Friday, January 28, 2011
Trees of Karwar...
Karwar has become the second city in Karnataka and fifth in India to record greenery in the city and the urban tree diversity (UTD).
Modernisation and unplanned growth have brought the issue of greenery in thecity and UTD to the fore. To study this, botanists and forest officials have recorded the density of greener in some select cities, including Bangalore. Chandigarh, Delhi, Nagpur and Coimbatore are the other prominent cities where this exercise had been completed.
The greenery and UTD in Karwar were recorded by Shivanand Bhat, Jayakar Bhandiari, both professors in Government Arts and Science College, Karwar, and Saiyyad Saifuddin. In 2000, such a study was carried out in Bangalore, the sources said. A paper on the study of greenery in the city and UTD was presented by Shivanand Bhat at “Lake 2010” meeting at the Environmental Study Centre of Indian Science Centre in December last year.
The tree census, study and documentation and registration work had begun in June 2010. In Karwar, trees belonging to 106 species were identified. About 70 per cent of them were indigenous. Of these 106 species, wild mango consisted of 20 per cent, Fal Ashoka tree 12 per cent, yellow flame 6 per cent, raintree 5 per cent and jackfruit consisted 6per cent of the trees.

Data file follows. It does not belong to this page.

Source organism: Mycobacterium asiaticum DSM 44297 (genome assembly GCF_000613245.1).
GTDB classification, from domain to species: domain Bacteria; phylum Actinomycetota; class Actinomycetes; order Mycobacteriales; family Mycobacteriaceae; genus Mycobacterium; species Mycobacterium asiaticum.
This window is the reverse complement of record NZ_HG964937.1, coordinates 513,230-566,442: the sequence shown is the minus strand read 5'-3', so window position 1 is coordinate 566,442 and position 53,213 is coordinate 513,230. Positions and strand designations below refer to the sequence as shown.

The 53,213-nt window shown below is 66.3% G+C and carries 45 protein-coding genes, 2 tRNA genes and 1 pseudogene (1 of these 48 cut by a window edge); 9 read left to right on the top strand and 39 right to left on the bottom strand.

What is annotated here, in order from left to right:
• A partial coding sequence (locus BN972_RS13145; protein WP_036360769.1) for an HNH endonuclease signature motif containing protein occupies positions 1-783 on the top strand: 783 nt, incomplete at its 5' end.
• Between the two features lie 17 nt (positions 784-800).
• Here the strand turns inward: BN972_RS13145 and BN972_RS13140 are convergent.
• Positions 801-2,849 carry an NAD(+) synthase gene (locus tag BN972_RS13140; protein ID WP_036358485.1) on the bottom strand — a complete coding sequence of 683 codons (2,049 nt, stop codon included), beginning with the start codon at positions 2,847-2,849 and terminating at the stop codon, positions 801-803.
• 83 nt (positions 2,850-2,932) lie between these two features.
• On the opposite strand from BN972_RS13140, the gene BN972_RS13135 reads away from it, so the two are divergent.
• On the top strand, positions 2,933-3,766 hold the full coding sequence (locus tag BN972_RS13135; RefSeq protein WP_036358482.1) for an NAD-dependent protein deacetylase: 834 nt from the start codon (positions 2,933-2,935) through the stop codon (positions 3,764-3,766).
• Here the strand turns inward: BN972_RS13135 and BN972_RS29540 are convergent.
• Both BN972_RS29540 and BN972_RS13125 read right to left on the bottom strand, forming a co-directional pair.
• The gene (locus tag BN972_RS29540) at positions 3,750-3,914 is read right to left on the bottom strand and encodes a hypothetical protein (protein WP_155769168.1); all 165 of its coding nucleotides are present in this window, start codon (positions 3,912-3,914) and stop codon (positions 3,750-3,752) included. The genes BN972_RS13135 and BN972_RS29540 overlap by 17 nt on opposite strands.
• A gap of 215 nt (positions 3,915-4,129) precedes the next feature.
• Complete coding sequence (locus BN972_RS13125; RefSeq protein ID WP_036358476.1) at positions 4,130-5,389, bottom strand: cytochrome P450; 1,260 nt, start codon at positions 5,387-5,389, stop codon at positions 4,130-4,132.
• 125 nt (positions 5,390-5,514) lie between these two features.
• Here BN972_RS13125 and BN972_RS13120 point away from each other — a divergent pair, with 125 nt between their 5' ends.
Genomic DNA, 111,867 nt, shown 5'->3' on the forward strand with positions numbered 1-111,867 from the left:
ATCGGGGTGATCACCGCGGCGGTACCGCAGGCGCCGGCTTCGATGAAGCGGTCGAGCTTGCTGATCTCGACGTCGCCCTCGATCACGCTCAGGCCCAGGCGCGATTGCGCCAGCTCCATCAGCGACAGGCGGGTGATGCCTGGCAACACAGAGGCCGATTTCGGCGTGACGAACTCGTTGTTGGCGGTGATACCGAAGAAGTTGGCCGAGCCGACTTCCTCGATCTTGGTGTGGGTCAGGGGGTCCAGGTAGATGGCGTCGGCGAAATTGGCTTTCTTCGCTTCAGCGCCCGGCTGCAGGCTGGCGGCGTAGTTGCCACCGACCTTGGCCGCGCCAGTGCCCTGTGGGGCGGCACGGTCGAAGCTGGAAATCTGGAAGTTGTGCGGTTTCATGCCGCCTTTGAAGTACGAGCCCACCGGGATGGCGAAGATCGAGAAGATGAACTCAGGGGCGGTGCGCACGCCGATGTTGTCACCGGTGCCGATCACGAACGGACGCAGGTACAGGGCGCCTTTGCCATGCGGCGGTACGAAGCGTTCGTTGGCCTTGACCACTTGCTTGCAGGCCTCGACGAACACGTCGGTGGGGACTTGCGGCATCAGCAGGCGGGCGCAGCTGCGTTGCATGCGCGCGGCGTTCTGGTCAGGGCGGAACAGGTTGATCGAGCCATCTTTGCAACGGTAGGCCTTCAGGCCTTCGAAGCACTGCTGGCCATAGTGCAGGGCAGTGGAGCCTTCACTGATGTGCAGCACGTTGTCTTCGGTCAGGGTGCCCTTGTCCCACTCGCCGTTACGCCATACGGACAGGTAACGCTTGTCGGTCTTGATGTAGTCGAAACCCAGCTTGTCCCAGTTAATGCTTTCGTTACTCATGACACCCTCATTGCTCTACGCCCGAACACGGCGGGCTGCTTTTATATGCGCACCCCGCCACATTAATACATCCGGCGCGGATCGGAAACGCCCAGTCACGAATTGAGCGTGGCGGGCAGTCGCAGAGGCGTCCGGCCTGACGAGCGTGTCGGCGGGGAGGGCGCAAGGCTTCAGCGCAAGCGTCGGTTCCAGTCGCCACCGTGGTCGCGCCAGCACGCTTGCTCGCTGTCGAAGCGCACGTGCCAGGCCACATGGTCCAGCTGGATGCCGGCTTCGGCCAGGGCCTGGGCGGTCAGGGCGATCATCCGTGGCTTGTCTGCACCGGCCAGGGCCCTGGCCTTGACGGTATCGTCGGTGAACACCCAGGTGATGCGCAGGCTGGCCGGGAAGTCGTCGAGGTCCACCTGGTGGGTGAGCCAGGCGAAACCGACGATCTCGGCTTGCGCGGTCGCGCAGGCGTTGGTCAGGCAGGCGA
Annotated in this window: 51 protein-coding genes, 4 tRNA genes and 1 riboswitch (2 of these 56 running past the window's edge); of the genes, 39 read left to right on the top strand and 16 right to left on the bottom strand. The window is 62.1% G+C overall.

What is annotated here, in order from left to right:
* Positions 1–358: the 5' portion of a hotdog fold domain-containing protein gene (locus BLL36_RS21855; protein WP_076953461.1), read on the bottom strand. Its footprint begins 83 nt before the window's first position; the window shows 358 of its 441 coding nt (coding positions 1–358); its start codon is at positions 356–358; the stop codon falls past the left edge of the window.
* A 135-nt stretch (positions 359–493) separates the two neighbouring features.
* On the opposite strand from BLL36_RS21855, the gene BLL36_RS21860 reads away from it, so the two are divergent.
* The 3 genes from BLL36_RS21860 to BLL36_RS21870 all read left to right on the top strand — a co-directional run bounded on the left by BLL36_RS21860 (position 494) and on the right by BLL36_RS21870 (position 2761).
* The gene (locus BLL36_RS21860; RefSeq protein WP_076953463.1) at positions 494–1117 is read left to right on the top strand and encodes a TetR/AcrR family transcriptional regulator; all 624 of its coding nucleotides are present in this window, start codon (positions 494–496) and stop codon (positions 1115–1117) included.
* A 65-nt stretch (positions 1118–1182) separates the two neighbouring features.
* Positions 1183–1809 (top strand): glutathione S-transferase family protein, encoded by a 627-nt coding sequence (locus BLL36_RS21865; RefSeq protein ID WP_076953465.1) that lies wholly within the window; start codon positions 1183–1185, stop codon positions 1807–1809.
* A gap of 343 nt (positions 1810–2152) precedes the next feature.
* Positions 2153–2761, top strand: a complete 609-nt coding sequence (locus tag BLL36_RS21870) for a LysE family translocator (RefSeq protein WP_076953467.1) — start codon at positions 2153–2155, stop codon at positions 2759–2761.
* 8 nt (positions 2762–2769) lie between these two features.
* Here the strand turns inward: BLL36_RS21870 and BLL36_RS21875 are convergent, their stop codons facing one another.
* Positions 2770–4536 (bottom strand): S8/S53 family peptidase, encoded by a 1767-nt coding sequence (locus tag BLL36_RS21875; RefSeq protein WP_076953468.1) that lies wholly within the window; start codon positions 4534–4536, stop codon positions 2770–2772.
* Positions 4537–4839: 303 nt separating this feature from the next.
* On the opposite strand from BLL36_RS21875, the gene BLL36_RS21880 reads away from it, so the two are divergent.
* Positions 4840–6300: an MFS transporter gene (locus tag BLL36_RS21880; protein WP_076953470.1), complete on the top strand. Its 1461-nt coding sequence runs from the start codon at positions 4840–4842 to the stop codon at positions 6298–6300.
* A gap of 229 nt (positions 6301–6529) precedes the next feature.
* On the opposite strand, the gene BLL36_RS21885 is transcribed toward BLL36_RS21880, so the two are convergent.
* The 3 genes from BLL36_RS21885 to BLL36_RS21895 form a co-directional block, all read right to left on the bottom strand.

Most trees belonged to the wild category and of them, 40 per cent were most endangered. The trees which were grown on the roadside by the British regime were removed during the expansion of the roads recently. The cement roads and drainage facilities had become a bane for these trees, the study said. There were buildings on both sides of the roads and cement roads were coming in the way of planting saplings.
According to historians Suryanath Kamat and Campbell Gazetteer, the British rulers planted samanea and raintrees on both sides of the roads in Karwar market and these trees were still useful for the public.
The botanists said these trees must be protected in Karwar.
Source - The Hindu